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Thread: Pumping in medical field

  1. #1

    Default Pumping in medical field

    I interviewed for a position as a patient care coordinator for an urgent care facility. If I get the job I will work 3 days (10 hour shift) per week. My baby is 5 months old and breastfeed. She will take a bottle with expressed milk perfectly.
    During the interview process I did not tell them I breastfeed, primarily because they can't ask personal information but can use information you voluntarily give to them against you. But with that if I get the position how do I inform them I need to pump? They don't even have set lunches just when it's slow they take turns. I'm very confused!!
    I've heard that I need to pump about when baby would nurse but I've also heard that it doesn't matter when you pump as long as you pump as many sessions as you would have missed. Like if she will miss 3 nursing sessions I could pump in morning before work at lunch and before bed.
    I will be exist let breastfeeding when at home and days off. I have heard some nurses say they do all their pumping in morning and at night that they don't have to pump at work but I'm so confused. I don't know when or. How to bring it up if I get the job. I don't want to end up quoting breastfeeding

  2. #2

    Default Re: Pumping in medical field

    It's none of their business prior to you getting the job, that's correct. After offering you the position it becomes their responsibility to accommodate per the law. You're doing the right thing by getting a plan together in advance - this way YOU control the situation.

    Now onto the pumping theories, I've never seen those anywhere else. Rule of thumb is usually pump when the baby would otherwise be nursing. If baby usually nurses every 2 hrs, pumping every 3 would usually be ok, etc etc. So much of it is trial and error, but to be on the safe side I would definitely plan to pump on a regular schedule. Meetings happen, people call out, etc so of course sometimes you'll have to adapt, but if you make it a priority to maintain a schedule you'll probably fair much better. This also allows those you work with to anticipate how they need to work around you at those times. Know what I mean? It gives them something to expect rather than "Oh where is she now...?"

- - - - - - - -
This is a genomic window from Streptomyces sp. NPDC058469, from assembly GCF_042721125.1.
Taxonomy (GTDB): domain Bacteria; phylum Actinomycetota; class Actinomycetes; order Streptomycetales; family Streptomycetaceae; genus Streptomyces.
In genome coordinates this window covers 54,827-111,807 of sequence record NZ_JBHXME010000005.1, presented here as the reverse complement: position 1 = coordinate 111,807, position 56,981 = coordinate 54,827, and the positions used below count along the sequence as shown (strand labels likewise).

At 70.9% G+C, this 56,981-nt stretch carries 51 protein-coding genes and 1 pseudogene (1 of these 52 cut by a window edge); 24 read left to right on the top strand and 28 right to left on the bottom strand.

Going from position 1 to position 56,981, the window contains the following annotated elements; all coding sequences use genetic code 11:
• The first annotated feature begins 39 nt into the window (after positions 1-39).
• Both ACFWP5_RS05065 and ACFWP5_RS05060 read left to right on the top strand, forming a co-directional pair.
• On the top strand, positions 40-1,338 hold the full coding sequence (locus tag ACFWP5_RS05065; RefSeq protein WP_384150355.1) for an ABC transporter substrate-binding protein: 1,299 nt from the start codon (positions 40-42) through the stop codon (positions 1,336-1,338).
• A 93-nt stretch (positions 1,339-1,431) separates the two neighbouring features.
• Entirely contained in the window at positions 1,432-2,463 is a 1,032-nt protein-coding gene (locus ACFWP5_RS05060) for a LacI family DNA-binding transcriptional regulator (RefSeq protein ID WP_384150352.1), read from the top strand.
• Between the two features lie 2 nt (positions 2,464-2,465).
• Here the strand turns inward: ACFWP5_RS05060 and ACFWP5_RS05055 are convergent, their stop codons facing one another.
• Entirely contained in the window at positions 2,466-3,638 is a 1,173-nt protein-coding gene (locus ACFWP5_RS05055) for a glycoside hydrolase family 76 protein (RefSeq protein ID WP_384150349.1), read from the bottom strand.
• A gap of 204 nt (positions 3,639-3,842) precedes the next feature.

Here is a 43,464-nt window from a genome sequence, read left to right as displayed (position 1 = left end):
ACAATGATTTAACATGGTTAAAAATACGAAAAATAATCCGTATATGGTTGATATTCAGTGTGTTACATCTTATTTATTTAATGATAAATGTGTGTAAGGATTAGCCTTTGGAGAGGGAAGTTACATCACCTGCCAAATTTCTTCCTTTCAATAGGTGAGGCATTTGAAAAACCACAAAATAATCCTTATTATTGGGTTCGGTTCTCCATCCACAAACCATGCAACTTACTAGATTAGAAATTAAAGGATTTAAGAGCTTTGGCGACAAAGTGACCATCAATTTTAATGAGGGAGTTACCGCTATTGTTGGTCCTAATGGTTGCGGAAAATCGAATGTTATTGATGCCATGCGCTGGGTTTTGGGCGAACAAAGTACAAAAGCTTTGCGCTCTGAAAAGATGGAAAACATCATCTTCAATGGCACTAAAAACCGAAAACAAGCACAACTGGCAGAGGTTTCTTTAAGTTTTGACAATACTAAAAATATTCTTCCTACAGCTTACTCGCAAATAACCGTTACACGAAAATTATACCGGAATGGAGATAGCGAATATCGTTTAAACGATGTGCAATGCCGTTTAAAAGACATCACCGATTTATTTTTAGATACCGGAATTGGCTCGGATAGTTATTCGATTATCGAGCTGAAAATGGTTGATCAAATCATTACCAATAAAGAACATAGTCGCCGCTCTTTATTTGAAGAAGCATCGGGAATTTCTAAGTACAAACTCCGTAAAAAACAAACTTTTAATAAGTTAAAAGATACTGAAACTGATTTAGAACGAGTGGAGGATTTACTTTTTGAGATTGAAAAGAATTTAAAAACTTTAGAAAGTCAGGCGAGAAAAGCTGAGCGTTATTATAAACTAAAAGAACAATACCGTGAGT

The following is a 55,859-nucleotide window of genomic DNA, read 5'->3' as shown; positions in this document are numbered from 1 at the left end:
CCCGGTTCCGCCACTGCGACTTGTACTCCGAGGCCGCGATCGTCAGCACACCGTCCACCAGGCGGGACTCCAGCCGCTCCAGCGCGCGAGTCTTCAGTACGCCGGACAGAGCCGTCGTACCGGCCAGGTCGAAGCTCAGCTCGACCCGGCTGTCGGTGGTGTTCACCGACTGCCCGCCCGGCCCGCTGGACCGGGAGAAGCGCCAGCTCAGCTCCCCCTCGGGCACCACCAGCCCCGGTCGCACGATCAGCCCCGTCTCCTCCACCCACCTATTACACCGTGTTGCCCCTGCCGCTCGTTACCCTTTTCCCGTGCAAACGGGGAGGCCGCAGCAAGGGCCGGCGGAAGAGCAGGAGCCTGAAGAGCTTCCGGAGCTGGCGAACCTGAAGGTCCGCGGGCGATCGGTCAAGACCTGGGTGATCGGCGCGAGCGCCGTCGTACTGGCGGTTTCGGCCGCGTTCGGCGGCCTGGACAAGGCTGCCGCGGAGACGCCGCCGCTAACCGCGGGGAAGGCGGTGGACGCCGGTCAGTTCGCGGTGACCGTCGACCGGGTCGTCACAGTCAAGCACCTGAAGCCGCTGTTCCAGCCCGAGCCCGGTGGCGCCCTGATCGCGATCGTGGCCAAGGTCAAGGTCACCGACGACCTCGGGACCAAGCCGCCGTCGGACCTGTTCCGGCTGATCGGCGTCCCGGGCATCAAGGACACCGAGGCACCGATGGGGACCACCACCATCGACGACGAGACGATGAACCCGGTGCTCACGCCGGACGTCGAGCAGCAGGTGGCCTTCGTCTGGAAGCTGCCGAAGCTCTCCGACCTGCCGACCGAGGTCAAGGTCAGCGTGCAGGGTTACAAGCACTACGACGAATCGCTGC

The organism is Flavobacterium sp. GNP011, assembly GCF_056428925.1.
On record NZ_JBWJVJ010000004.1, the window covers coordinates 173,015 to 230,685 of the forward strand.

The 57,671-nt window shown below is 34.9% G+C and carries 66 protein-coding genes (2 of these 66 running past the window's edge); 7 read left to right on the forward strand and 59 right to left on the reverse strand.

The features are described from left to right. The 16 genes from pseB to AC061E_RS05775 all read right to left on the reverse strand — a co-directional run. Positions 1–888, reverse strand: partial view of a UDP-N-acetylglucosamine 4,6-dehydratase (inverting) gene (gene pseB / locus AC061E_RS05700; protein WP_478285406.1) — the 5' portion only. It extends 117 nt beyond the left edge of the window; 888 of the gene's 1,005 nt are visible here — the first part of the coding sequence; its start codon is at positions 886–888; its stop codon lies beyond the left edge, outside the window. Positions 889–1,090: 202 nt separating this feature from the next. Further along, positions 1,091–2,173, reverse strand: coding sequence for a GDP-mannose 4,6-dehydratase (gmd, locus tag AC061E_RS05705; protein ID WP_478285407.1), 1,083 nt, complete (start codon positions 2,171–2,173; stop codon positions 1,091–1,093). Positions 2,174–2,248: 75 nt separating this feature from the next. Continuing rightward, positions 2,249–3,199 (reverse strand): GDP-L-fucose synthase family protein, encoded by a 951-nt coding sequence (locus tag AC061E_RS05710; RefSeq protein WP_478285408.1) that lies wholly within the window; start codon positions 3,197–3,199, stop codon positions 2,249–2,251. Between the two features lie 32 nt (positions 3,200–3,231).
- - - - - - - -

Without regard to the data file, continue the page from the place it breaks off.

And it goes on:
Another thing to consider is your individual storage capacity. You may begin to feel full after 3 hours, and you want to pump/nurse prior to that feeling. When you feel "full" your production slows down. Or, you may be able to go 5 hours without that feeling, so it would be ok to stretch the time between pumping.

    So so much of it is individual and trial/error. Go in with a plan on the conservative side and if you find after a few weeks you can loosen up and relax a little then at least you won't have damaged your supply already.

    (Apologies if my response was rambling.)

  3. #3

    Default Re: Pumping in medical field